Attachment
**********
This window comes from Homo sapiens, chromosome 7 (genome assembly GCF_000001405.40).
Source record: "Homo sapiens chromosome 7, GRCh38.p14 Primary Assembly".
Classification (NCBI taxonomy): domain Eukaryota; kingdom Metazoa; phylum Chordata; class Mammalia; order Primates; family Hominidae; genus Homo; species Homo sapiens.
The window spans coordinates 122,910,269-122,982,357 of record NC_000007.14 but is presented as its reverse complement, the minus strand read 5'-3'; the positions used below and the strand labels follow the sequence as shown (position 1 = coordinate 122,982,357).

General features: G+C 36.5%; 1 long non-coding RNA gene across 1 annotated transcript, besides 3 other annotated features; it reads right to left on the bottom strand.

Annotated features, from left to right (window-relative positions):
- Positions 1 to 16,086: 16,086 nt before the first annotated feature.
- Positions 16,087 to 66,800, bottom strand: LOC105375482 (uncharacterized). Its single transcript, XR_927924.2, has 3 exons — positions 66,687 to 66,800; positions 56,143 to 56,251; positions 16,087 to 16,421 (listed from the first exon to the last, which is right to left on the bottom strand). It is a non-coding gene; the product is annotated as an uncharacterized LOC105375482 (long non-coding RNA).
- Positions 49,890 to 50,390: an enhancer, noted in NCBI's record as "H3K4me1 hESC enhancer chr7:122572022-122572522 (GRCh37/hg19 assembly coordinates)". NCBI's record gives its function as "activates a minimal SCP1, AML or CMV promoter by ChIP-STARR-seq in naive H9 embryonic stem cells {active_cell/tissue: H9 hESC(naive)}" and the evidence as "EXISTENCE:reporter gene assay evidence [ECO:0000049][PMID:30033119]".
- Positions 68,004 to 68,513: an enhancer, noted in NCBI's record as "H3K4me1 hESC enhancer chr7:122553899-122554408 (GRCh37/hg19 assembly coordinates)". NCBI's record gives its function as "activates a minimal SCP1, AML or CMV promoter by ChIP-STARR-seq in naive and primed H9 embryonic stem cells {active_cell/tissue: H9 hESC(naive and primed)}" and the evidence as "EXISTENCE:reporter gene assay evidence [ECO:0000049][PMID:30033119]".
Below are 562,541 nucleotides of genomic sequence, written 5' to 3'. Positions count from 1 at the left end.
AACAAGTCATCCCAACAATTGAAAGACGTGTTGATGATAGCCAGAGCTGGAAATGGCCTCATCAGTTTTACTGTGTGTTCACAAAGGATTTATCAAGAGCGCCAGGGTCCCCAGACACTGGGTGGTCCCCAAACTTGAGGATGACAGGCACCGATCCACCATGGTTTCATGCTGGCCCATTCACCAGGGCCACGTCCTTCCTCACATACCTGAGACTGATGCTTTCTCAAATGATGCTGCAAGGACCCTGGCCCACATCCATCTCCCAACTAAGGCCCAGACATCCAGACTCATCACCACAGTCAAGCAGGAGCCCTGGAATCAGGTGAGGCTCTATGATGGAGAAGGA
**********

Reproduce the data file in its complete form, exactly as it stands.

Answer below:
This window comes from Homo sapiens, chromosome 7 (genome assembly GCF_000001405.40).
Source record: "Homo sapiens chromosome 7, GRCh38.p14 Primary Assembly".
Classification (NCBI taxonomy): domain Eukaryota; kingdom Metazoa; phylum Chordata; class Mammalia; order Primates; family Hominidae; genus Homo; species Homo sapiens.
The window spans coordinates 122,910,269-122,982,357 of record NC_000007.14 but is presented as its reverse complement, the minus strand read 5'-3'; the positions used below and the strand labels follow the sequence as shown (position 1 = coordinate 122,982,357).

General features: G+C 36.5%; 1 long non-coding RNA gene across 1 annotated transcript, besides 3 other annotated features; it reads right to left on the bottom strand.

Annotated features, from left to right (window-relative positions):
- Positions 1 to 16,086: 16,086 nt before the first annotated feature.
- Positions 16,087 to 66,800, bottom strand: LOC105375482 (uncharacterized). Its single transcript, XR_927924.2, has 3 exons — positions 66,687 to 66,800; positions 56,143 to 56,251; positions 16,087 to 16,421 (listed from the first exon to the last, which is right to left on the bottom strand). It is a non-coding gene; the product is annotated as an uncharacterized LOC105375482 (long non-coding RNA).
- Positions 49,890 to 50,390: an enhancer, noted in NCBI's record as "H3K4me1 hESC enhancer chr7:122572022-122572522 (GRCh37/hg19 assembly coordinates)". NCBI's record gives its function as "activates a minimal SCP1, AML or CMV promoter by ChIP-STARR-seq in naive H9 embryonic stem cells {active_cell/tissue: H9 hESC(naive)}" and the evidence as "EXISTENCE:reporter gene assay evidence [ECO:0000049][PMID:30033119]".
- Positions 68,004 to 68,513: an enhancer, noted in NCBI's record as "H3K4me1 hESC enhancer chr7:122553899-122554408 (GRCh37/hg19 assembly coordinates)". NCBI's record gives its function as "activates a minimal SCP1, AML or CMV promoter by ChIP-STARR-seq in naive and primed H9 embryonic stem cells {active_cell/tissue: H9 hESC(naive and primed)}" and the evidence as "EXISTENCE:reporter gene assay evidence [ECO:0000049][PMID:30033119]".
Below are 562,541 nucleotides of genomic sequence, written 5' to 3'. Positions count from 1 at the left end.
AACAAGTCATCCCAACAATTGAAAGACGTGTTGATGATAGCCAGAGCTGGAAATGGCCTCATCAGTTTTACTGTGTGTTCACAAAGGATTTATCAAGAGCGCCAGGGTCCCCAGACACTGGGTGGTCCCCAAACTTGAGGATGACAGGCACCGATCCACCATGGTTTCATGCTGGCCCATTCACCAGGGCCACGTCCTTCCTCACATACCTGAGACTGATGCTTTCTCAAATGATGCTGCAAGGACCCTGGCCCACATCCATCTCCCAACTAAGGCCCAGACATCCAGACTCATCACCACAGTCAAGCAGGAGCCCTGGAATCAGGTGAGGCTCTATGATGGAGAAGGA